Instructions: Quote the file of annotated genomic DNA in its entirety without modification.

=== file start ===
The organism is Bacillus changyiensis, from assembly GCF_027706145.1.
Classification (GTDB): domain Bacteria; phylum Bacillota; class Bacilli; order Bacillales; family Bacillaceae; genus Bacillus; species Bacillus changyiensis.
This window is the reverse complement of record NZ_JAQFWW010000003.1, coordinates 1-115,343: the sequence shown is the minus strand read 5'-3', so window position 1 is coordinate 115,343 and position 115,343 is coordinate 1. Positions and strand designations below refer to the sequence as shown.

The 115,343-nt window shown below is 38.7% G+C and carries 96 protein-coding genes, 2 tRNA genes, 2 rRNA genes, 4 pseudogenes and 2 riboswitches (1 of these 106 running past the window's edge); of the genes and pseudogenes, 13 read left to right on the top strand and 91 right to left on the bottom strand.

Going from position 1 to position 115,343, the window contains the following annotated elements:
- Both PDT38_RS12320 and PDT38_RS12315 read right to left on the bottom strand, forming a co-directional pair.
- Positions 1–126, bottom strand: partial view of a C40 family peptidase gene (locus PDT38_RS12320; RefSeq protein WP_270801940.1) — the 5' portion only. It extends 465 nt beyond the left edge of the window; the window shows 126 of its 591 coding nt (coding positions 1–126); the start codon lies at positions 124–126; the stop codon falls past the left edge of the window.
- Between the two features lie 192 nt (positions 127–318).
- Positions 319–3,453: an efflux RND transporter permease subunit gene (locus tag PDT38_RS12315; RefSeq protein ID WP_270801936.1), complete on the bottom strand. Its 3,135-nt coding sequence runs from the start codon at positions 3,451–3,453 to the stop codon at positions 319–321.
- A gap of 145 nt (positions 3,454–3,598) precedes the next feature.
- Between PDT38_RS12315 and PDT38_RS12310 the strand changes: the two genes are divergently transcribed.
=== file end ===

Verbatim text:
The organism is Bacillus changyiensis, from assembly GCF_027706145.1.
Classification (GTDB): domain Bacteria; phylum Bacillota; class Bacilli; order Bacillales; family Bacillaceae; genus Bacillus; species Bacillus changyiensis.
This window is the reverse complement of record NZ_JAQFWW010000003.1, coordinates 1-115,343: the sequence shown is the minus strand read 5'-3', so window position 1 is coordinate 115,343 and position 115,343 is coordinate 1. Positions and strand designations below refer to the sequence as shown.

The 115,343-nt window shown below is 38.7% G+C and carries 96 protein-coding genes, 2 tRNA genes, 2 rRNA genes, 4 pseudogenes and 2 riboswitches (1 of these 106 running past the window's edge); of the genes and pseudogenes, 13 read left to right on the top strand and 91 right to left on the bottom strand.

Going from position 1 to position 115,343, the window contains the following annotated elements:
- Both PDT38_RS12320 and PDT38_RS12315 read right to left on the bottom strand, forming a co-directional pair.
- Positions 1–126, bottom strand: partial view of a C40 family peptidase gene (locus PDT38_RS12320; RefSeq protein WP_270801940.1) — the 5' portion only. It extends 465 nt beyond the left edge of the window; the window shows 126 of its 591 coding nt (coding positions 1–126); the start codon lies at positions 124–126; the stop codon falls past the left edge of the window.
- Between the two features lie 192 nt (positions 127–318).
- Positions 319–3,453: an efflux RND transporter permease subunit gene (locus tag PDT38_RS12315; RefSeq protein ID WP_270801936.1), complete on the bottom strand. Its 3,135-nt coding sequence runs from the start codon at positions 3,451–3,453 to the stop codon at positions 319–321.
- A gap of 145 nt (positions 3,454–3,598) precedes the next feature.
- Between PDT38_RS12315 and PDT38_RS12310 the strand changes: the two genes are divergently transcribed.